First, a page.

Herook said Lynnfield firefighters helped oversee Haunted High School in order to keep attendees safe. Leibowitz noted Haunted High School’s student participants received community service hours for volunteering.

Haunted High School became one of the town’s most popular biannual events after it was launched in the 1980s. After lying dormant for the past seven years, Puleo said the decision to resurrect Haunted High School originated after he held a Community Schools Summer of Fun Activities Camp this past summer.

“I run a Haunted Happenings camp with elementary and middle school kids for Community Schools during the summer,” said Puleo. “A lot of parents who walked through Haunted Happenings said it reminded them of Haunted High School. Michaelann suggested we bring it back, and here we are.”

LHS Principal Bob Cleary said he is thrilled that Haunted High School is back from the dead.

“I am really excited about it,” said Cleary. “The kids have done a dynamite job and the class advisors, Mrs. Leibowitz and Mr. Puleo, did a great job pulling everything together and working with Michaelann and Community Schools. It’s been a great effort by everybody. It’s a lot of fun to see the faces of the kids coming through. There are a lot of parents who went to Haunted High School in the past and they are really excited it’s back again.”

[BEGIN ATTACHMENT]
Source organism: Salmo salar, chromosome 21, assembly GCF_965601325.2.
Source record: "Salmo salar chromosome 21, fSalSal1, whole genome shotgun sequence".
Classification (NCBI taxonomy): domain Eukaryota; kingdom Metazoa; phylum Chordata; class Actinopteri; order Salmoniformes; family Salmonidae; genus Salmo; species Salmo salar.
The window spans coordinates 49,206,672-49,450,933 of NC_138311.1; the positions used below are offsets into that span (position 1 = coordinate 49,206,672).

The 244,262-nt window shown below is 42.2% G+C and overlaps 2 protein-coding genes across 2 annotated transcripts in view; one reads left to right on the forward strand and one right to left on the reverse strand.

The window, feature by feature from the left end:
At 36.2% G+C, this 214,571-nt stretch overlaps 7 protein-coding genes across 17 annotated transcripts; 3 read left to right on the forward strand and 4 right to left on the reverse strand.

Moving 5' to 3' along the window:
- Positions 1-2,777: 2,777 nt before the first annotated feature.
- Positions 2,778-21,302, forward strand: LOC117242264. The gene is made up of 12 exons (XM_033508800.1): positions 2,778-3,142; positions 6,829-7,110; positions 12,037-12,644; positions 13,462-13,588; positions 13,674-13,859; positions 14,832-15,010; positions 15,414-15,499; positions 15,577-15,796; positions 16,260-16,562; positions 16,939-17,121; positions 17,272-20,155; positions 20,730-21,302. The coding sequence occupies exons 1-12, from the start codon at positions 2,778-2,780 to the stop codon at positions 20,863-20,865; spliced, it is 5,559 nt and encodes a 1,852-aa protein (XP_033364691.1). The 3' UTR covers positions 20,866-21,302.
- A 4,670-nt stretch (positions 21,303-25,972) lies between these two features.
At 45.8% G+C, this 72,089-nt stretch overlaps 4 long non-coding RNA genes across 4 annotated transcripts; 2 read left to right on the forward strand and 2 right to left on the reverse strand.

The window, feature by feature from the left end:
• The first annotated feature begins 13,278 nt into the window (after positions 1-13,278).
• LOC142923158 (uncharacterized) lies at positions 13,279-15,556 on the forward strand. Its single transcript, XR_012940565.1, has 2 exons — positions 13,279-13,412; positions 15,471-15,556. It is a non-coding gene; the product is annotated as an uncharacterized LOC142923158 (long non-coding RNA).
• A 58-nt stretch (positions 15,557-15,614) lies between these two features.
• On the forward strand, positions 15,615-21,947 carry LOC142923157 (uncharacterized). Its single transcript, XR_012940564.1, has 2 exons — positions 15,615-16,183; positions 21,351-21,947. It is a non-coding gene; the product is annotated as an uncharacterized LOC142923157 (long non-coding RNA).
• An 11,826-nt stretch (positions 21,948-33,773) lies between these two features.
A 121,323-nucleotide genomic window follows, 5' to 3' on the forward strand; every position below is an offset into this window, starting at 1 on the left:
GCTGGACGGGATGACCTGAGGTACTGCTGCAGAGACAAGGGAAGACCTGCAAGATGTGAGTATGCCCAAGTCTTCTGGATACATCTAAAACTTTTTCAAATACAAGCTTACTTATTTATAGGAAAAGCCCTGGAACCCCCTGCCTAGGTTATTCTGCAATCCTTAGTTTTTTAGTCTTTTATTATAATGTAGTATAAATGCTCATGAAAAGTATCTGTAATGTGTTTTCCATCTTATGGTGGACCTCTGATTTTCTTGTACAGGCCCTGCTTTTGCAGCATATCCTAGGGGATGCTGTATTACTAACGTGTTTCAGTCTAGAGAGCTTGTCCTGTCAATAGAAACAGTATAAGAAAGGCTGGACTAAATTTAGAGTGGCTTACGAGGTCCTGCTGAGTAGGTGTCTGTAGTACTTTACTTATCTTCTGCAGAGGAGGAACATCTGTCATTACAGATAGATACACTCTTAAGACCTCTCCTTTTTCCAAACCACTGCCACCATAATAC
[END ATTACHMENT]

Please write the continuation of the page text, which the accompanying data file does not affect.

Superintendent Jane Tremblay concurred with Cleary’s sentiment.

“I couldn’t be happier that Haunted High School is back,” said Tremblay. “It’s a lot of fun seeing the elementary kids coming through and seeing all of the high school kids working together. It’s hard to say who is having more fun, the elementary kids or the high school kids. It’s a great community event.”

A number of parents who grew up in town were ecstatic that Haunted High School is back.

“Another job well done by the students, staff and Lynnfield Community Schools,” Selectman Chris Barrett wrote on his Facebook page. “This year’s Haunted High School was the best yet. Great job to all involved.”

Alderney Way resident Stacey Cook agreed.

“Having grown up with this awesome tradition, I am so thrilled that it is back and better than ever,” Cook wrote on her Facebook page. “Best one yet Joey Puleo and juniors.”

Before LHS was transformed into Haunted High School, Herook noted Leibowitz and Puleo held several meetings with students in order to plan the event.

“The kids had to put a proposal together with their groups,” said Herook. “They had to submit a theme for what their area was going to be.”

Herook said Haunted High School is “a great way to bring the community together.”

“It’s good for the high school students,” said Herook. “They worked together in teams to organize it and put it together. It was amazing to see everyone working together.”

With Haunted High School officially resurrected from the dead, Herook anticipates the popular event will be held bi-annually going forward.

“It takes quite a bit of work to put this together and the kids are busy with things such as sports,” said Herook.

Leibowitz echoed Herook’s viewpoint.

“It was a lot of work for the kids,” said Leibowitz. “But they had a lot of fun doing it. They really enjoyed it.”